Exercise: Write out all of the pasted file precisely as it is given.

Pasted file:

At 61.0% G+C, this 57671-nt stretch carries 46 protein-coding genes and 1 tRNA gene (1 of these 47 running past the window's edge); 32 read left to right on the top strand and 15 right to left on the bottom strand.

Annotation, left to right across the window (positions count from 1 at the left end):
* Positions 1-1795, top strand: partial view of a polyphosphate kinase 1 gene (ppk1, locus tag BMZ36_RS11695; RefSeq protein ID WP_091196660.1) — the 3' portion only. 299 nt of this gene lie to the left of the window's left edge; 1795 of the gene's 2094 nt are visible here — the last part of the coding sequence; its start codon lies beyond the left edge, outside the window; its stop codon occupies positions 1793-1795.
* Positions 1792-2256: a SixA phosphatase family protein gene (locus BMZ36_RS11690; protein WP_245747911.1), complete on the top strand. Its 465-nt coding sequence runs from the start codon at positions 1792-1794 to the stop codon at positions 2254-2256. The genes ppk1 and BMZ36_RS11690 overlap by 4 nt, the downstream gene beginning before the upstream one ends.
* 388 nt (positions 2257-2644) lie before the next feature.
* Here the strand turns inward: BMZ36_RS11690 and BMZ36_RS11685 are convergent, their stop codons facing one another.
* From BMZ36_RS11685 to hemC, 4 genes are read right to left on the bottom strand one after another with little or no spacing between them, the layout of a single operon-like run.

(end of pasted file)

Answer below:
At 61.0% G+C, this 57671-nt stretch carries 46 protein-coding genes and 1 tRNA gene (1 of these 47 running past the window's edge); 32 read left to right on the top strand and 15 right to left on the bottom strand.

Annotation, left to right across the window (positions count from 1 at the left end):
* Positions 1-1795, top strand: partial view of a polyphosphate kinase 1 gene (ppk1, locus tag BMZ36_RS11695; RefSeq protein ID WP_091196660.1) — the 3' portion only. 299 nt of this gene lie to the left of the window's left edge; 1795 of the gene's 2094 nt are visible here — the last part of the coding sequence; its start codon lies beyond the left edge, outside the window; its stop codon occupies positions 1793-1795.
* Positions 1792-2256: a SixA phosphatase family protein gene (locus BMZ36_RS11690; protein WP_245747911.1), complete on the top strand. Its 465-nt coding sequence runs from the start codon at positions 1792-1794 to the stop codon at positions 2254-2256. The genes ppk1 and BMZ36_RS11690 overlap by 4 nt, the downstream gene beginning before the upstream one ends.
* 388 nt (positions 2257-2644) lie before the next feature.
* Here the strand turns inward: BMZ36_RS11690 and BMZ36_RS11685 are convergent, their stop codons facing one another.
* From BMZ36_RS11685 to hemC, 4 genes are read right to left on the bottom strand one after another with little or no spacing between them, the layout of a single operon-like run.